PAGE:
05 February 2011

Cerithidea scalariformis and its little foot

The 3-eyed, intertidal and almost-terrestrial snail Cerithidea scalariformis has been the subject of several posts (for example, this one and this one).

The picture below shows one snail photographed from below while it was crawling on a glass plate. Note the snout all the way in the front and the foot behind it, both in contact with glass.


Also note how short the foot is relative to the shell. One consequence of the discordant sizes of the foot and the shell is that the former cannot lift the latter above the substrate. The snail drags its shell behind it. Look at the picture below.


To pull its shell through wet sand and mud, its usual habitat, Cerithidea scalariformis must spend quite a bit of energy. There must, therefore, be a counterbalancing advantage to having a shell much longer than the foot that is supposed to pull it. Otherwise, evolution would have long ago done something about it.

One possible advantage of having a foot much shorter than one's shell is that when the snail is withdrawn into its shell, the foot, the last part of a snail to enter its shell, can withdraw far behind the aperture. And that is good when the aperture is under attack by a predator like a crab that can break open the aperture.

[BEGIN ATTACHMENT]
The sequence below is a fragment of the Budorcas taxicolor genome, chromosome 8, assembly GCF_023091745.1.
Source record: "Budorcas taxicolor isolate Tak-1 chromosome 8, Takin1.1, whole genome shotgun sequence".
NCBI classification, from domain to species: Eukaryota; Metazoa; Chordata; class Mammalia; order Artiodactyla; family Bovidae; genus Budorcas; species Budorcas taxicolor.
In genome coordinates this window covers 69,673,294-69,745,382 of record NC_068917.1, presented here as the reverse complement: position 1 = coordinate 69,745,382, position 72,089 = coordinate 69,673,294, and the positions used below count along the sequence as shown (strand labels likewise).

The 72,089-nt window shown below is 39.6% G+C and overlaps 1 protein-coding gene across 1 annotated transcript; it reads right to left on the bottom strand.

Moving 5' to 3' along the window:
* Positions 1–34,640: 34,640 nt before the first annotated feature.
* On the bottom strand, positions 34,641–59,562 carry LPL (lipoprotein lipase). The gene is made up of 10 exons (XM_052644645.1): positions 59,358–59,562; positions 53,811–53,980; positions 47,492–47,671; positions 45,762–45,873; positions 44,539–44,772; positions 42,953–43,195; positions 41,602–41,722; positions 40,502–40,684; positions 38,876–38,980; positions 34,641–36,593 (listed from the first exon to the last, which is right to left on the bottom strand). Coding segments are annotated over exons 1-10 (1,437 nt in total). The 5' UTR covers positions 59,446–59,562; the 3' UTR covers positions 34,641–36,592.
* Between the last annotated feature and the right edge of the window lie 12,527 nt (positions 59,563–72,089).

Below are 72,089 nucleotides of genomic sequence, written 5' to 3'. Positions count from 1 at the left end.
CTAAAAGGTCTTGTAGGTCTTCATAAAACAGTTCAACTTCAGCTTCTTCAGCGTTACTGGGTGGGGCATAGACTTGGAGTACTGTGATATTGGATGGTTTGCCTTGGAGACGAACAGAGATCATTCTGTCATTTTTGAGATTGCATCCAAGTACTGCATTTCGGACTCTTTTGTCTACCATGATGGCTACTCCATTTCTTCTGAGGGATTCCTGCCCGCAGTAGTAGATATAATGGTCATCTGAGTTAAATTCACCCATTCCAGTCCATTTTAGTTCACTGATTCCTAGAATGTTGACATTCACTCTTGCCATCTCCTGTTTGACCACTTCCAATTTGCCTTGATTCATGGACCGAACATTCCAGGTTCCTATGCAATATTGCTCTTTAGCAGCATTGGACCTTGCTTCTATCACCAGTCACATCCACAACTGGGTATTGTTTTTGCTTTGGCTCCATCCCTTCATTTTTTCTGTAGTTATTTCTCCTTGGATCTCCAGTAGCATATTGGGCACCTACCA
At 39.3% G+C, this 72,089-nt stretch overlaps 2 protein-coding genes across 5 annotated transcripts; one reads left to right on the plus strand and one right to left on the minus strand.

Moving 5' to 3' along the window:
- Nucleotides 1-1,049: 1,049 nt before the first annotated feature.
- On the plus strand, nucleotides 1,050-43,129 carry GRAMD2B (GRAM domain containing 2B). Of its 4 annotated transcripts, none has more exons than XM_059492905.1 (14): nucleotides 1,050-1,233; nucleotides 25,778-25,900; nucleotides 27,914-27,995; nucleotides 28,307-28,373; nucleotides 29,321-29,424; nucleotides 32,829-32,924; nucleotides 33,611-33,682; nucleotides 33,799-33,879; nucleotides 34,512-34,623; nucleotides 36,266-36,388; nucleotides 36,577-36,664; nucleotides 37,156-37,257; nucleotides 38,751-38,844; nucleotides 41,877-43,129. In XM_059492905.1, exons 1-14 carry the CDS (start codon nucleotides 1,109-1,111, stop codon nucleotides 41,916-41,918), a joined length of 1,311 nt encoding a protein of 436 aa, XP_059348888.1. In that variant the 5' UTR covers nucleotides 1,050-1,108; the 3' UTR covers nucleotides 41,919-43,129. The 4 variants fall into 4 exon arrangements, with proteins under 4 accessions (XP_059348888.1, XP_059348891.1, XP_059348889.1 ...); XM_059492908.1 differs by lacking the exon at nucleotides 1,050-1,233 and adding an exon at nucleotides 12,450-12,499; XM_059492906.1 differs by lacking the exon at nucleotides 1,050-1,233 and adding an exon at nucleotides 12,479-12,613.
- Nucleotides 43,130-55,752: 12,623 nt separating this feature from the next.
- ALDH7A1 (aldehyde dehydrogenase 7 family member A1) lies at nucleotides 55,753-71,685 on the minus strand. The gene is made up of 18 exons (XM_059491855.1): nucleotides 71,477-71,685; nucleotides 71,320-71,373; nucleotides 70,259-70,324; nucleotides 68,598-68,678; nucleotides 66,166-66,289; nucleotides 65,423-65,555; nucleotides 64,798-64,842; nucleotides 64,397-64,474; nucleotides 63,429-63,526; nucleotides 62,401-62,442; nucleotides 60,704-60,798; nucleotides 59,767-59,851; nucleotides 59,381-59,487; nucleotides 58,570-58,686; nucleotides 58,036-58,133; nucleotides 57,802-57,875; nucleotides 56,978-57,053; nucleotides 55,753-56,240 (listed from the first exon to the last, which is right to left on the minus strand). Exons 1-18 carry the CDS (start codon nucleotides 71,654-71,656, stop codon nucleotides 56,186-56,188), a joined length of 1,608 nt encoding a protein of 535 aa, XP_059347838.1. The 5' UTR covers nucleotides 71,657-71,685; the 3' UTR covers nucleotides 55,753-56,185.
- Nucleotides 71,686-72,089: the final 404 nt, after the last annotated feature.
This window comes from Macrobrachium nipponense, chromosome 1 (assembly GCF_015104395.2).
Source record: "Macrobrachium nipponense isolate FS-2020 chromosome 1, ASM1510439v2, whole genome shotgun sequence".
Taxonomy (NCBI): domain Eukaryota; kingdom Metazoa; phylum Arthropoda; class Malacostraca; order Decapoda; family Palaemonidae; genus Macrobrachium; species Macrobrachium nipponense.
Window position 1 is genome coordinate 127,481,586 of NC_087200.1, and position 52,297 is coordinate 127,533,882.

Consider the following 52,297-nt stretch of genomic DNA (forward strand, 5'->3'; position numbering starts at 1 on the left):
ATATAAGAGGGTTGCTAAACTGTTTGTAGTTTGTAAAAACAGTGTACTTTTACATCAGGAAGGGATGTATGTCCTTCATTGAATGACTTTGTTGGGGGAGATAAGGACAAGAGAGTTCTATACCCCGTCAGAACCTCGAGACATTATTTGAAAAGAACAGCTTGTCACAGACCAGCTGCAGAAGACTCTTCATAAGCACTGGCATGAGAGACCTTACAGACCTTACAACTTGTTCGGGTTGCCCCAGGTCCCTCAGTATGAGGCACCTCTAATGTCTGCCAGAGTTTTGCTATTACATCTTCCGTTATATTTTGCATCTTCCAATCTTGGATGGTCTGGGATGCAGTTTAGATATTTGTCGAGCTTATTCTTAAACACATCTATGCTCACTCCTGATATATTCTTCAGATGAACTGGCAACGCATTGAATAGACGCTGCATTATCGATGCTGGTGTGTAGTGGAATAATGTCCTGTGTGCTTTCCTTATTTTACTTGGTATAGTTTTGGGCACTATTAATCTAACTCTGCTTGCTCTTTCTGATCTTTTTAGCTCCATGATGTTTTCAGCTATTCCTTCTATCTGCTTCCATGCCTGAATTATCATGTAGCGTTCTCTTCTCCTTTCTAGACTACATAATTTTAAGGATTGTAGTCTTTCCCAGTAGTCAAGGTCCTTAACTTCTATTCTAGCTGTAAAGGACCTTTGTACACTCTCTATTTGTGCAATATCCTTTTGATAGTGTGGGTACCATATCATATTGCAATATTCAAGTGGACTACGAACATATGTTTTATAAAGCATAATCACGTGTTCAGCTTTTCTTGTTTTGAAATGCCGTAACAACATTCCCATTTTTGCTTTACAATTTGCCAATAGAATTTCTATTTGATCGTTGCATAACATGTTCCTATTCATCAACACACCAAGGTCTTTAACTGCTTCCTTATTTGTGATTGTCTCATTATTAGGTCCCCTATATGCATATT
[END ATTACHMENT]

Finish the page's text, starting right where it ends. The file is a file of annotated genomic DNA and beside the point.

I don't actually know how far into its shell Cerithidea scalariformis can withdraw. I intend to find out in the near future.

Here is the follow-up post.

3 comments:

Anonymous said...

Hey Aydin. How big is the operculum in this species? And how stiff is the operculum? How well does the operculum fit the aperture? Those factors would set the limit as to how far the individual could retract into the shell.

Susan J. Hewitt

AYDIN ÖRSTAN said...

Susan, this post has a picture of the operculum:
http://snailstales.blogspot.com/2006/06/yet-another-snail-at-edge-cerithidea.html
It is soft.

Anonymous said...

Ah yes! Very nice photos and very interesting info, Aydin. I wonder what eats Cerithidea? Presumably birds, like migrating waders? But the shells are very strong, so they would not easily be crushed in a bird's stomach. I suppose racoons might eat them too.

Ah, here is an abstract of an interesting predation paper on C. californica. The author says that grapsid crabs and willets (a fairly big wading bird) eat them. I see that he willets regurgitate the shells.

Susan J. Hewitt